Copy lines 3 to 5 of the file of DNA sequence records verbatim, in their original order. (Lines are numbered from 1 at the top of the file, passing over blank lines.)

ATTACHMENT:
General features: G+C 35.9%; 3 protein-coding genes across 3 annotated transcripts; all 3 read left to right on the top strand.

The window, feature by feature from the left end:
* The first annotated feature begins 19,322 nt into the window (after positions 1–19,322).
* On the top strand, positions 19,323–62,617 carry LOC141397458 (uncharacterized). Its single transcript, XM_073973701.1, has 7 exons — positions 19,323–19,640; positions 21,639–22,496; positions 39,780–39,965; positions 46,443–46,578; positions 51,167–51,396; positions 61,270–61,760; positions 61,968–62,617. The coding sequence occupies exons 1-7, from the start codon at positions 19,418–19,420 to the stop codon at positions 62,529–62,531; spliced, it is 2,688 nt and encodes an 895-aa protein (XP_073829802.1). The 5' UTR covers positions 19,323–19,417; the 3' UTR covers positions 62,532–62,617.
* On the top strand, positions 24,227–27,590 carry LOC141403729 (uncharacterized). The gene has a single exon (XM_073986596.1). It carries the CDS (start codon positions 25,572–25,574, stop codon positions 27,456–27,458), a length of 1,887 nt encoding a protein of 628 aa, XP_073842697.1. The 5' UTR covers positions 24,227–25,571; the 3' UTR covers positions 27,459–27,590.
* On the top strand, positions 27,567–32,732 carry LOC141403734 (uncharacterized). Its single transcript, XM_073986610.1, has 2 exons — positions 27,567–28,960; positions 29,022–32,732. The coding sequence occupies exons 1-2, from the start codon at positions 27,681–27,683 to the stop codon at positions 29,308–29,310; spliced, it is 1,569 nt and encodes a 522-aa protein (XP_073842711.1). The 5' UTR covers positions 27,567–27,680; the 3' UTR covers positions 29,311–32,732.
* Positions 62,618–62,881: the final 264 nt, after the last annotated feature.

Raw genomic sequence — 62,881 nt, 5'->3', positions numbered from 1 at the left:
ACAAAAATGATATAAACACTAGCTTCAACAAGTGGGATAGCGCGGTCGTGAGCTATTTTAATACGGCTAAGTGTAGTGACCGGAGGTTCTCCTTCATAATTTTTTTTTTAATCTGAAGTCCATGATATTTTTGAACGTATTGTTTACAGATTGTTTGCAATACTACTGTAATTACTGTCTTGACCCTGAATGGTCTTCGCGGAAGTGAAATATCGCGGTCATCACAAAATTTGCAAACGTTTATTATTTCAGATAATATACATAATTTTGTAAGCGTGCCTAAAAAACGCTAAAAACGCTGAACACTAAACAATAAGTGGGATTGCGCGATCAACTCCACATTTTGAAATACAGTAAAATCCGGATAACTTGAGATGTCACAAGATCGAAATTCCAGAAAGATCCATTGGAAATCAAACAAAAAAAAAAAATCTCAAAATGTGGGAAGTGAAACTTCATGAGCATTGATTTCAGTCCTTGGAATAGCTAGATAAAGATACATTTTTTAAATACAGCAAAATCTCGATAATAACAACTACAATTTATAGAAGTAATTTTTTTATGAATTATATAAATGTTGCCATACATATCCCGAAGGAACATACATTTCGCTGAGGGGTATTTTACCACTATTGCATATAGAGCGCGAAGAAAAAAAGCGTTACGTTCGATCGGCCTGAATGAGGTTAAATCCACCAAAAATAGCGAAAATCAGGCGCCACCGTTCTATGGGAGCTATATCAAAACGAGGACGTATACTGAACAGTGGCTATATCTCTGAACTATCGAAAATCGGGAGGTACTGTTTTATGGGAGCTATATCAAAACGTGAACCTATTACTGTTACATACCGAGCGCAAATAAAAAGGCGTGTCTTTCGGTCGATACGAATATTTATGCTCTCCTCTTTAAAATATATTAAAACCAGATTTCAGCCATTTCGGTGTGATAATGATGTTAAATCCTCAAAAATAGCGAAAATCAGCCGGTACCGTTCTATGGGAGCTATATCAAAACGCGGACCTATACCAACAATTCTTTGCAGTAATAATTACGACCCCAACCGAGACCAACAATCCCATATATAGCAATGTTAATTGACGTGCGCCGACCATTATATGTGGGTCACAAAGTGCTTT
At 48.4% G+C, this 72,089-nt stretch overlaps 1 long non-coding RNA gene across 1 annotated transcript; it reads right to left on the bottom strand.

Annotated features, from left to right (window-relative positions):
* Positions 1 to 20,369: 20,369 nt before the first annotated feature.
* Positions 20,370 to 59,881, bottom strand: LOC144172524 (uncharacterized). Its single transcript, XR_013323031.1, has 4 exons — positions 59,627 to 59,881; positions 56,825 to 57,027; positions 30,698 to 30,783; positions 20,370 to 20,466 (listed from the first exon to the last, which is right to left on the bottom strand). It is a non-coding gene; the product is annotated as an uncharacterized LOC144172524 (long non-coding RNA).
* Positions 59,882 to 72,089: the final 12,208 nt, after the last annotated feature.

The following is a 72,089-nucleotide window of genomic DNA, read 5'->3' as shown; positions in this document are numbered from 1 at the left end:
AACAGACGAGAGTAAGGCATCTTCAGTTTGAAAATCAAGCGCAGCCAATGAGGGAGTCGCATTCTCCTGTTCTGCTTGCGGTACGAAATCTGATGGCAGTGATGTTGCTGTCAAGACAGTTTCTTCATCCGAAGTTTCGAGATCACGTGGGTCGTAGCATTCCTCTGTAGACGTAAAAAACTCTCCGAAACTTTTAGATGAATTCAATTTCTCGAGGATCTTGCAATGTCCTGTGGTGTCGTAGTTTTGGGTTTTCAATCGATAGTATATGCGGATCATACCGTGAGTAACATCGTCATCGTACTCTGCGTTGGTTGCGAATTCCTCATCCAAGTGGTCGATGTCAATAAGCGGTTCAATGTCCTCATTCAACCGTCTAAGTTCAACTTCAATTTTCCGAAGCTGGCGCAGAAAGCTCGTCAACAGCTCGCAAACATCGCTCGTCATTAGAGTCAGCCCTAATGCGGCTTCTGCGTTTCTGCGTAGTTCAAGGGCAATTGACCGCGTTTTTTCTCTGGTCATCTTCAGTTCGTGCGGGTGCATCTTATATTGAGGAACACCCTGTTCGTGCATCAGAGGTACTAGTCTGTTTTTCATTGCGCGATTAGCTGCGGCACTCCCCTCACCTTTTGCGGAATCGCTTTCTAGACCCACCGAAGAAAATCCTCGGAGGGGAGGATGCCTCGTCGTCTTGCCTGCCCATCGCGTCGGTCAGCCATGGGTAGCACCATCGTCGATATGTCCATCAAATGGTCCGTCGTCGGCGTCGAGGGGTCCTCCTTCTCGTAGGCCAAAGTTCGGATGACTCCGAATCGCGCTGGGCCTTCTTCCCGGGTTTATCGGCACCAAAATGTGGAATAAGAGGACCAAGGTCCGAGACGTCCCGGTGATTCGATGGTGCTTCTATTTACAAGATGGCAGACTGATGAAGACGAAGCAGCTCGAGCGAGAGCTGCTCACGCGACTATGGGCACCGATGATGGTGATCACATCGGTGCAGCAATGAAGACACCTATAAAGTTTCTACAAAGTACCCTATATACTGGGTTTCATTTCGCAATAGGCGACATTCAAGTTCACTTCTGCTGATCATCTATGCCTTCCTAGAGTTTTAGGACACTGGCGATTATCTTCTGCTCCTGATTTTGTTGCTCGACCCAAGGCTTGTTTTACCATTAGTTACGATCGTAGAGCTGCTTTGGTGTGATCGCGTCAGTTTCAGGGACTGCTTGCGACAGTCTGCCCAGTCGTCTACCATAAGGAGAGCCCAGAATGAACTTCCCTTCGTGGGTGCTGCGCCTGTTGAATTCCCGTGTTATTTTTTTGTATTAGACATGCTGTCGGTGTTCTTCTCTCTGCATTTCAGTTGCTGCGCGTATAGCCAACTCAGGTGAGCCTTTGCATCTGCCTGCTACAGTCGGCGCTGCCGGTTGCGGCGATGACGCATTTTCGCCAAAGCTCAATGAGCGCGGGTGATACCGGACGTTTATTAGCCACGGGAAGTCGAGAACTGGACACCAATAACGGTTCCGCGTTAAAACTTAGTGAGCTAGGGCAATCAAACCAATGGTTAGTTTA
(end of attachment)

* The first annotated feature begins 19,322 nt into the window (after positions 1–19,322).
* On the top strand, positions 19,323–62,617 carry LOC141397458 (uncharacterized). Its single transcript, XM_073973701.1, has 7 exons — positions 19,323–19,640; positions 21,639–22,496; positions 39,780–39,965; positions 46,443–46,578; positions 51,167–51,396; positions 61,270–61,760; positions 61,968–62,617. The coding sequence occupies exons 1-7, from the start codon at positions 19,418–19,420 to the stop codon at positions 62,529–62,531; spliced, it is 2,688 nt and encodes an 895-aa protein (XP_073829802.1). The 5' UTR covers positions 19,323–19,417; the 3' UTR covers positions 62,532–62,617.
* On the top strand, positions 24,227–27,590 carry LOC141403729 (uncharacterized). The gene has a single exon (XM_073986596.1). It carries the CDS (start codon positions 25,572–25,574, stop codon positions 27,456–27,458), a length of 1,887 nt encoding a protein of 628 aa, XP_073842697.1. The 5' UTR covers positions 24,227–25,571; the 3' UTR covers positions 27,459–27,590.